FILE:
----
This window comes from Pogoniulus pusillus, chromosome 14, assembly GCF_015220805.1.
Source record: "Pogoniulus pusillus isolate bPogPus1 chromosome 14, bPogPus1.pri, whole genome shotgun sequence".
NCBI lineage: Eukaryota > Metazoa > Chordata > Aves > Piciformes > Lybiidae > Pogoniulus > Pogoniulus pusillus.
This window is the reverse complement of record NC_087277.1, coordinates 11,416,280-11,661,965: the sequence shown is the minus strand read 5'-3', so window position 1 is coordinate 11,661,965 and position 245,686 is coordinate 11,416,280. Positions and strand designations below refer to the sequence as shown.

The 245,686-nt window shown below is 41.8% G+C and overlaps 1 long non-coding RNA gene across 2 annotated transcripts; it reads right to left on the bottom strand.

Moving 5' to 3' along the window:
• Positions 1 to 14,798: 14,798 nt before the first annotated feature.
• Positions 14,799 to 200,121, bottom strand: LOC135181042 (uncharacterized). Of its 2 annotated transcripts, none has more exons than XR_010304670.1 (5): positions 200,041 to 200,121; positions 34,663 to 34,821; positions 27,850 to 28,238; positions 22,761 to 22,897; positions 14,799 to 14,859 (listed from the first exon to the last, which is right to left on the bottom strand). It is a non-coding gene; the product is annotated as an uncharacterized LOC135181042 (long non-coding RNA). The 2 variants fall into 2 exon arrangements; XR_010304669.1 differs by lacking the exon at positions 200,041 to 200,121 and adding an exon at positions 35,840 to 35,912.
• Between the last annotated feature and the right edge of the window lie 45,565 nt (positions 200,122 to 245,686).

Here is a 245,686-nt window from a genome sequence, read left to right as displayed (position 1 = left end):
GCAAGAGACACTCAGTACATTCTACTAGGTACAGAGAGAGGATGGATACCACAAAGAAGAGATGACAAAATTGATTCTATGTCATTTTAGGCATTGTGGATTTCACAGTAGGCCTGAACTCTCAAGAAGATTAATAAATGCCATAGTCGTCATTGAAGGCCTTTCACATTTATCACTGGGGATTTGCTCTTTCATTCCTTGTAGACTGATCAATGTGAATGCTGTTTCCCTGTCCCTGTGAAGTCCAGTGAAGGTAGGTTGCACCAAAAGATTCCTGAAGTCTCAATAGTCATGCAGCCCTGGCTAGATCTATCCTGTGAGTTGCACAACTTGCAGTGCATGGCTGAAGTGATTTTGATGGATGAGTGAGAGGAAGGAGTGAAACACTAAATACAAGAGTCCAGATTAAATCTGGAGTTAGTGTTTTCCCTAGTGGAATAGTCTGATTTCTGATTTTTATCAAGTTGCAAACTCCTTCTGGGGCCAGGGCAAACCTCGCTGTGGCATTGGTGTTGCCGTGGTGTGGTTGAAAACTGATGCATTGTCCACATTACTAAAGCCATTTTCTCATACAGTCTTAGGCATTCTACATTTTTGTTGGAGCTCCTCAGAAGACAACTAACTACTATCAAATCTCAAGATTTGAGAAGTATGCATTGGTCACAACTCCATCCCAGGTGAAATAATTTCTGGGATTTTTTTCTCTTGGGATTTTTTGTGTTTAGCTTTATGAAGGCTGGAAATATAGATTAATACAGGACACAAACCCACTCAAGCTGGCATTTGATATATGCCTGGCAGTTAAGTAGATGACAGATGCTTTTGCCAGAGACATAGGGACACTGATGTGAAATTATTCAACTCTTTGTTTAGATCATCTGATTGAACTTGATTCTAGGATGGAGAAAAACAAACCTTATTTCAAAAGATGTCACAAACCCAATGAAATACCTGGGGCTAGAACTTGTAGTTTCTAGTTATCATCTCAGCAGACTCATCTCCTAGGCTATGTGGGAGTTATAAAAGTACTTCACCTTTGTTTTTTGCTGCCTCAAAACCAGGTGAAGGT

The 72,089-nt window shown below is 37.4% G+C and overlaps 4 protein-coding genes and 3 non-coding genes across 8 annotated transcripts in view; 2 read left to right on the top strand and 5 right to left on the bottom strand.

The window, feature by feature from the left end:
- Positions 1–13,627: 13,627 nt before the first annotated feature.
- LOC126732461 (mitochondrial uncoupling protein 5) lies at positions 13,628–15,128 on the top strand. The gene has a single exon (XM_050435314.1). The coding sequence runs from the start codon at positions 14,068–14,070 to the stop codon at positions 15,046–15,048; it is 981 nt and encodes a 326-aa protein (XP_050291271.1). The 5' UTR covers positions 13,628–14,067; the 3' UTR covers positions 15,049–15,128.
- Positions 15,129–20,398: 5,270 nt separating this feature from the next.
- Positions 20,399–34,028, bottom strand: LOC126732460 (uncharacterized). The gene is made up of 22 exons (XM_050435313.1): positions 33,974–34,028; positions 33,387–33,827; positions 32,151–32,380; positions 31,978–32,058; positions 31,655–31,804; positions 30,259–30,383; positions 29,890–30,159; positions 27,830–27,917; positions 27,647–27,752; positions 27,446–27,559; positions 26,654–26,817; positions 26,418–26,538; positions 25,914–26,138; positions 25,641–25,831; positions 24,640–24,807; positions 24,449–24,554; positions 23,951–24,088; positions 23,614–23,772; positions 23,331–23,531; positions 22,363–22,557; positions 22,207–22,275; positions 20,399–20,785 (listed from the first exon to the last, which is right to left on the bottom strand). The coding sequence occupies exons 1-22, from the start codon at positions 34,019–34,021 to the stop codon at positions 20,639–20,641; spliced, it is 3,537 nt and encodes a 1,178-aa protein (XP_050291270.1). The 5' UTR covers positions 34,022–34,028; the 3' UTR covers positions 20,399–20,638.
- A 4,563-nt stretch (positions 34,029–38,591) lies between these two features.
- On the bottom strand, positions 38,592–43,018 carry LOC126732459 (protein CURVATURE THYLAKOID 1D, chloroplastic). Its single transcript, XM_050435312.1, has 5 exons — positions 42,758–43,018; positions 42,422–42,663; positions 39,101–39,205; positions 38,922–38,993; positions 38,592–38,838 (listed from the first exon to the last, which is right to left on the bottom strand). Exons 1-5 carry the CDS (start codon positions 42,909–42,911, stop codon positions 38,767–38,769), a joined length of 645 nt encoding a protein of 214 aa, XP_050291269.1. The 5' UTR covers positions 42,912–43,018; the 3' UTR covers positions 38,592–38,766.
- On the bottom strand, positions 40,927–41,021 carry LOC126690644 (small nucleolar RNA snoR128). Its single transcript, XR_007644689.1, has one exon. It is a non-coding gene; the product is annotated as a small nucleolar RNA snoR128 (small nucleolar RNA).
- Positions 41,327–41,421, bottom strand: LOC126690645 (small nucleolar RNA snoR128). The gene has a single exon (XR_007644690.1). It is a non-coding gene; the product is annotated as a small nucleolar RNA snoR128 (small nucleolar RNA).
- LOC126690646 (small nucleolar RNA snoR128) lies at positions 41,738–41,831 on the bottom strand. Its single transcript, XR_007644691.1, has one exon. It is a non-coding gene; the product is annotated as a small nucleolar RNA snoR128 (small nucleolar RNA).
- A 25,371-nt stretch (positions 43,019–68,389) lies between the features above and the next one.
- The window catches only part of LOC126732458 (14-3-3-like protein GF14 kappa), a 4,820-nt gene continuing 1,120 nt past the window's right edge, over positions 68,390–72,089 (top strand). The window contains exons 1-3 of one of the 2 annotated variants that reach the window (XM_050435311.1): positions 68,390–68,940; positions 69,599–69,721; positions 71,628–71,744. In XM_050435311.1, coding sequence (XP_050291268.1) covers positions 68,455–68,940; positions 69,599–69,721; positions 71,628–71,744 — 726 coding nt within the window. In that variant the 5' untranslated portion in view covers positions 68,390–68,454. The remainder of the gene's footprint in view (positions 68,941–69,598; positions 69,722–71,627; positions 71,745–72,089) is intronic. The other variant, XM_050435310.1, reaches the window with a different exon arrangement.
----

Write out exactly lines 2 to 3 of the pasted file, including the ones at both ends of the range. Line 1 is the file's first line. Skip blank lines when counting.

Source record: "Pogoniulus pusillus isolate bPogPus1 chromosome 14, bPogPus1.pri, whole genome shotgun sequence".
NCBI lineage: Eukaryota > Metazoa > Chordata > Aves > Piciformes > Lybiidae > Pogoniulus > Pogoniulus pusillus.